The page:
This is not the Gospel story of sin and redemption. The Scriptures teach that all have sinned and fall short of the glory of God. (Rom. 3:23). The Scriptures teach that salvation is not through our works, or our efforts to move up to a higher consciousness, or even through attending to the needs of others. Our salvation lies in Jesus, “who while we were still sinners, died for us.” (Rom. 5:8); and all who believe in the LORD and call upon his name will be saved. (Rom. 10:13)

4. There is a drift towards universalism:
The Presiding Bishop says of Jesus: “we who practice the Christian traditionunderstand him as our vehicle to the divine. But for us to assume that God could not act in other ways is, I think, to put God in an awfully small box” (Time Magazine: July 17,2006). Jesus said: I am the way the truth and the life no one comes to the Father except through me.” (John 14:6).
When, some years ago, I first heard Bishop Duncan speak of us living in a time of Reformation of the Church throughout the world, I confess I wondered if that was a little grandiose. I now believe, without a doubt, that he was right. This was illustrated for me, once again, just last week. I was deeply saddened to hear Archbishop Emeritus Desmond Tutu deny the particularity of the Christian Faith, mocking the idea that Jesus could possibly be the only way to God, and declaring that all religions are worshipping the same God, just by different names. The archbishop is a great man who has done wonderful work for reconciliation and peace. I salute him for all the good he has done, but I am sad and troubled that he would be so dismissive of the supreme work of love and salvation that our Lord Jesus Christ did for us on the cross.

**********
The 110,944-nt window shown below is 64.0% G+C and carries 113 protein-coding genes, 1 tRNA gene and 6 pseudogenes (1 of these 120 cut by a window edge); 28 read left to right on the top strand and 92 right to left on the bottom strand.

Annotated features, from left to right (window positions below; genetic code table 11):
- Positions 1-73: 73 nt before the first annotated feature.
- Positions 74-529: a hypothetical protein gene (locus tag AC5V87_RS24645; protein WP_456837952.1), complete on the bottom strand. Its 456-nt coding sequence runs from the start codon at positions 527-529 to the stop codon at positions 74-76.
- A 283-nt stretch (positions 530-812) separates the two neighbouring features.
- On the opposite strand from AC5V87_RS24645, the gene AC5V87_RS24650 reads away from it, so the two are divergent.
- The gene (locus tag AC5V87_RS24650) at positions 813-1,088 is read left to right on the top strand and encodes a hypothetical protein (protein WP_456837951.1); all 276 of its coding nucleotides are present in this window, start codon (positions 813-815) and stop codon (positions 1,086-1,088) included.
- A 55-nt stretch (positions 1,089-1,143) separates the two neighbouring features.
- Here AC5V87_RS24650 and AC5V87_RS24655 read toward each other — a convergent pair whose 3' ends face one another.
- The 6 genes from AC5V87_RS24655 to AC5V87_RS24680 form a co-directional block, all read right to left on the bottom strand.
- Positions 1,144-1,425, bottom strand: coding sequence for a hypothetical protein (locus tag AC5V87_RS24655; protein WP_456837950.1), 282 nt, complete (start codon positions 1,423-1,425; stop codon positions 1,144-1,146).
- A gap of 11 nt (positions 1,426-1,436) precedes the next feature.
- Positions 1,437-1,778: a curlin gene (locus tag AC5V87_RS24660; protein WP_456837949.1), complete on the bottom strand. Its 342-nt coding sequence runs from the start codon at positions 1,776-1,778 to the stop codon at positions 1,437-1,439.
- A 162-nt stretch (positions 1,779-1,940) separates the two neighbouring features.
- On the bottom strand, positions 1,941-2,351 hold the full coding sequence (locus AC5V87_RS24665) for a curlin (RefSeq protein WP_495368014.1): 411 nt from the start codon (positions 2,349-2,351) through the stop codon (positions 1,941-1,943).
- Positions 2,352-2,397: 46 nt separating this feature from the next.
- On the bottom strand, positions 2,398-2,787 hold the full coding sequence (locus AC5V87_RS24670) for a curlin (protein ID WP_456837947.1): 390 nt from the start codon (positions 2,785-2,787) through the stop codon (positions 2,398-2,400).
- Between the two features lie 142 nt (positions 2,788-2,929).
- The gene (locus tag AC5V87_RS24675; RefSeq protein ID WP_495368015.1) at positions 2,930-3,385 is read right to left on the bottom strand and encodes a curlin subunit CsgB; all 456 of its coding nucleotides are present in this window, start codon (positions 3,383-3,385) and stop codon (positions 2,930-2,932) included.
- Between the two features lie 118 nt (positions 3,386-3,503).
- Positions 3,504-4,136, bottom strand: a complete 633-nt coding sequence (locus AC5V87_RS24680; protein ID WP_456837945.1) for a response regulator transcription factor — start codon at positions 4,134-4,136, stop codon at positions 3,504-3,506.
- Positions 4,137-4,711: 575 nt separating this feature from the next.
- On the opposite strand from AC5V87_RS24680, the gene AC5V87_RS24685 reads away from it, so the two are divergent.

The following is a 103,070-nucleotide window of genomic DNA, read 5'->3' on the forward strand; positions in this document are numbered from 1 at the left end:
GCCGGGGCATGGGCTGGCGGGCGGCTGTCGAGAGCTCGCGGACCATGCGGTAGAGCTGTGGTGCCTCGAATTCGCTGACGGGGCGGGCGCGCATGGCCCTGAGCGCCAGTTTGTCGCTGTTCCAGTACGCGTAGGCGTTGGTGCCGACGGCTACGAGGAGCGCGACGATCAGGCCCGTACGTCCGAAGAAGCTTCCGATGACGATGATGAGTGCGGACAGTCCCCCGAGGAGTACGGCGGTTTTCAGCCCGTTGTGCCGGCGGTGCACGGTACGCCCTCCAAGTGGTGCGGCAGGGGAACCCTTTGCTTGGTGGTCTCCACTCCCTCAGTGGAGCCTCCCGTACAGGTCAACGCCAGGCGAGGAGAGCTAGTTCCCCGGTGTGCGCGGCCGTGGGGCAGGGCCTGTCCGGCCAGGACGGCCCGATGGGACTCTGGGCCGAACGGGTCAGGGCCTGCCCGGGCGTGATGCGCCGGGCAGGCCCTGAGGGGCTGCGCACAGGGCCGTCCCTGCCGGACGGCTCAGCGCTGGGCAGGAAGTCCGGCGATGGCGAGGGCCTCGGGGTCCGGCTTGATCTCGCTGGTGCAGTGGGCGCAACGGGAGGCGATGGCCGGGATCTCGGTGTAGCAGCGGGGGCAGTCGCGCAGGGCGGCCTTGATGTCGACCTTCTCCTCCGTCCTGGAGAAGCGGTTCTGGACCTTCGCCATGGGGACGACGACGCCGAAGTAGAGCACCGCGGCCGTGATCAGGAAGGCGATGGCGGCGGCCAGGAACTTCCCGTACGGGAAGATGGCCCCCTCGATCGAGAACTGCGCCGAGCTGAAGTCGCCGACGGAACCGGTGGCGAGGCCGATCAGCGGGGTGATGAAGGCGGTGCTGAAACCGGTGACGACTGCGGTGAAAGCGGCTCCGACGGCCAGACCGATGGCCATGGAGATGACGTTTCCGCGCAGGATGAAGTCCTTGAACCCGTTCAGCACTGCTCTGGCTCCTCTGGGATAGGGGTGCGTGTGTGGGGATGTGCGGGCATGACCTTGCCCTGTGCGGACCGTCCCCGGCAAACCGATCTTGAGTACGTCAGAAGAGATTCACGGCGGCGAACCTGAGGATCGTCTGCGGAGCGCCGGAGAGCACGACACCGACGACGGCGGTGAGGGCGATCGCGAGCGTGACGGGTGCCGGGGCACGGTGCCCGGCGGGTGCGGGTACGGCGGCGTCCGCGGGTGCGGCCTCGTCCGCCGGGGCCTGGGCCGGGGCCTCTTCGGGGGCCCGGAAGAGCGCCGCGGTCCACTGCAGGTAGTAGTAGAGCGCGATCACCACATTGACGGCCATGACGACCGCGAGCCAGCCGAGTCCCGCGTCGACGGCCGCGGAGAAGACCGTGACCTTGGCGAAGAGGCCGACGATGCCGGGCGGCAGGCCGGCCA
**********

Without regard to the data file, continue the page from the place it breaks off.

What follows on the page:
5. There is a loss of confidence in the Gospel as Good News for all:
The official teaching of the Anglican Church on the issue of human sexuality is that which has been set out by the Lambeth Conference in 1998 (Resolution 1:10). But here’s the key point concerning the Gospel that I want to make:
[The Conference] “recognises that there are among us persons who experience themselves as having a homosexual orientation. Many of these are members of the Church and are seeking the pastoral care, moral direction of the Church, and God’s transforming power for the living of their lives and the ordering of relationships.” [emphasis added]. It is that confidence in the transforming power of God that the actions of TEC now challenge. So instead of welcoming and loving all into the church so that they might experience transformation, TEC simply welcomes and affirms people just as they are – denying them the healing and hope and transforming power of God.

6. There is erroneous teaching and practice regarding human sexuality:
Over the past couple of decades there has been a serious rejection of the clear teaching of the Bible and the Church on human sexuality and marriage. The clear teaching of Scripture and tradition and of the one, Holy, Catholic and Apostolic church is that sex is for marriage. The only sexually intimate relationships that are good and holy according to Scripture and tradition are those between a man and a woman, within an intended life long, faithful covenant of marriage. That means that pre-marital sex, extra-marital sex, gay sex, any sex outside of marriage is all contrary to God’s will. This is the clear teaching of the Bible and of Jesus.